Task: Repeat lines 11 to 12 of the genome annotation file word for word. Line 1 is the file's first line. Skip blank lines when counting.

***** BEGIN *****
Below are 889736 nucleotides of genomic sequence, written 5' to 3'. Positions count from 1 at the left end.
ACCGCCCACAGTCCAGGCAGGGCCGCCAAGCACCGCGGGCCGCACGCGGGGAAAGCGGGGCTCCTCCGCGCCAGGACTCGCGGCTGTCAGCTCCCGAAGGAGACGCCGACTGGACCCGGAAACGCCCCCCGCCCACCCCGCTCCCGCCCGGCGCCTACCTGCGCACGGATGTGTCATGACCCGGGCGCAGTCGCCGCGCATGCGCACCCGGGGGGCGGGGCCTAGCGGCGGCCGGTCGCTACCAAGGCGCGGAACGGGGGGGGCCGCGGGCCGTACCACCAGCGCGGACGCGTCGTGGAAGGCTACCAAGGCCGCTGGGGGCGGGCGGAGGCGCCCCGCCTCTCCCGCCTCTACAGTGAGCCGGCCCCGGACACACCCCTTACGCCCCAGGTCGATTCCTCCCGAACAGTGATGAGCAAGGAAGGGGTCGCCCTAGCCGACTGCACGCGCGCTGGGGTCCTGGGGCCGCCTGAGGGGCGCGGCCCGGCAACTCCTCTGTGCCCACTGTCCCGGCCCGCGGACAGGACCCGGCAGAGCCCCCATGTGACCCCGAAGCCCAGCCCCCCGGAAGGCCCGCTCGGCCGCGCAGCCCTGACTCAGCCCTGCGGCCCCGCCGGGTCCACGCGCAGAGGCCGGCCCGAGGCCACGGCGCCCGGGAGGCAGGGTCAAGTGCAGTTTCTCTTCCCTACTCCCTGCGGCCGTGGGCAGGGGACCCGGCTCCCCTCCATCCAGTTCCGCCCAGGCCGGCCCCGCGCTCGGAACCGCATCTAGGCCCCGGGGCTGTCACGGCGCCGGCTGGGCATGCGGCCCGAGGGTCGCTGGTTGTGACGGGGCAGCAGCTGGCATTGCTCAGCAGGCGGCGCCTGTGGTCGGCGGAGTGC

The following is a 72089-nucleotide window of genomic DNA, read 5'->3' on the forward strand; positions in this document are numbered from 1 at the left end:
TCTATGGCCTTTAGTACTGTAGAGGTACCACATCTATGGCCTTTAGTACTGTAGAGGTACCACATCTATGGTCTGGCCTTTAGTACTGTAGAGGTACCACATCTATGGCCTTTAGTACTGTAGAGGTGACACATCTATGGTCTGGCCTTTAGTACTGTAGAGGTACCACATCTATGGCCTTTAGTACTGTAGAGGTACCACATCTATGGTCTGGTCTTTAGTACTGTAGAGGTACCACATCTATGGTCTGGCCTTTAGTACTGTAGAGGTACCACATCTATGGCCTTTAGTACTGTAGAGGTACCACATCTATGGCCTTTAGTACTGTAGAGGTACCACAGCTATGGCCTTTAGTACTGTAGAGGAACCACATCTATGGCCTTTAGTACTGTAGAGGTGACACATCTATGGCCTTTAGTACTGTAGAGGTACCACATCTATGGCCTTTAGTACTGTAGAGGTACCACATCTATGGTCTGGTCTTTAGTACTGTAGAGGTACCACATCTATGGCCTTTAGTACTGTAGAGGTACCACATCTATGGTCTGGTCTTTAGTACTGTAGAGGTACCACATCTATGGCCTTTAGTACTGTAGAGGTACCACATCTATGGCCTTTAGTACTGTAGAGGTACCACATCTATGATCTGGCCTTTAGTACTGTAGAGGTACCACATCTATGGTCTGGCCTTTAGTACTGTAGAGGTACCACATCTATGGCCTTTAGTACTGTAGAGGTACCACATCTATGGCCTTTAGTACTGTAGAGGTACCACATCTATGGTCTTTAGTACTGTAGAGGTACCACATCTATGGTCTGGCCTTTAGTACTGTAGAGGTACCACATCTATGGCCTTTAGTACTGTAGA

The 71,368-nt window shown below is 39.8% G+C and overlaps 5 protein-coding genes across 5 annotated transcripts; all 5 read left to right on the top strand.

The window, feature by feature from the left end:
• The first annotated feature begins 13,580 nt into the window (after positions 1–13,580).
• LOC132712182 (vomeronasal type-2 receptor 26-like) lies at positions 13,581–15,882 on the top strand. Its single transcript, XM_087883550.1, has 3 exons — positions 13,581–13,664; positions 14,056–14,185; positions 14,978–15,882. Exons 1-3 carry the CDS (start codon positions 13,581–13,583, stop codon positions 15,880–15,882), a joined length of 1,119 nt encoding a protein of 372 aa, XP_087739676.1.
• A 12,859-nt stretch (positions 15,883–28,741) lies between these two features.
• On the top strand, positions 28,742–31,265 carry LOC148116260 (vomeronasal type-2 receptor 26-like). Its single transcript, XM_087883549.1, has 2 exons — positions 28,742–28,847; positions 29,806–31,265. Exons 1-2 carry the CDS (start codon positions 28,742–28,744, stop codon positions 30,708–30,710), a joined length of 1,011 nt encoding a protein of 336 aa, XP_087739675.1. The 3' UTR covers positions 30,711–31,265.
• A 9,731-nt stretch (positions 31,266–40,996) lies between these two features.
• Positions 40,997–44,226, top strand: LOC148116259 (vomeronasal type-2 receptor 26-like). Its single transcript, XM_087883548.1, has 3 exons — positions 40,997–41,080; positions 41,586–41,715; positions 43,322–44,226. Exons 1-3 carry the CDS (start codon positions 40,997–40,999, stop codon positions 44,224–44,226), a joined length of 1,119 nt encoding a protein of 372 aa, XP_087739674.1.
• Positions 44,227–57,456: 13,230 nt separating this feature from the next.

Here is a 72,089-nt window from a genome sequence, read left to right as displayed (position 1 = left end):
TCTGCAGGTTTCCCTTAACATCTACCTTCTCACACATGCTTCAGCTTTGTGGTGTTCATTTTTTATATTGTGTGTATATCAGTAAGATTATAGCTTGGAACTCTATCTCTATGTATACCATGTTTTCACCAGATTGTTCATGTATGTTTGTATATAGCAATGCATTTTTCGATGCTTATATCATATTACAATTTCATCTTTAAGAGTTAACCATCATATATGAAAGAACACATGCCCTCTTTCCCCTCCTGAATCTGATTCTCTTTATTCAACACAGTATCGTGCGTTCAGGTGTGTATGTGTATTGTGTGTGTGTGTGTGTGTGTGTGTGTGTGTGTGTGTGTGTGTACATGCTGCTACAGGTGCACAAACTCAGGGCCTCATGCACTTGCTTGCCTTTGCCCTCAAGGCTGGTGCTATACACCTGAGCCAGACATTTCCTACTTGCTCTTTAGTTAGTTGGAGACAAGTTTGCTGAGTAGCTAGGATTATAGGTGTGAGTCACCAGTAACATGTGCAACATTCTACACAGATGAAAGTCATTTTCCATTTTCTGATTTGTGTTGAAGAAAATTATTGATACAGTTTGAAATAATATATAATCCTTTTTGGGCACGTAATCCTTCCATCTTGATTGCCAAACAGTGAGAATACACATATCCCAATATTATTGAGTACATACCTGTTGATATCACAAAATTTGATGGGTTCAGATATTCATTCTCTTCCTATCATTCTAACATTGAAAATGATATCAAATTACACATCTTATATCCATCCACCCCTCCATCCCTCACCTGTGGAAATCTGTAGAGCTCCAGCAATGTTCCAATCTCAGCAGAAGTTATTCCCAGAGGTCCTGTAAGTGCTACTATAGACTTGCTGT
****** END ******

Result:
• A 9,731-nt stretch (positions 31,266–40,996) lies between these two features.
• Positions 40,997–44,226, top strand: LOC148116259 (vomeronasal type-2 receptor 26-like). Its single transcript, XM_087883548.1, has 3 exons — positions 40,997–41,080; positions 41,586–41,715; positions 43,322–44,226. Exons 1-3 carry the CDS (start codon positions 40,997–40,999, stop codon positions 44,224–44,226), a joined length of 1,119 nt encoding a protein of 372 aa, XP_087739674.1.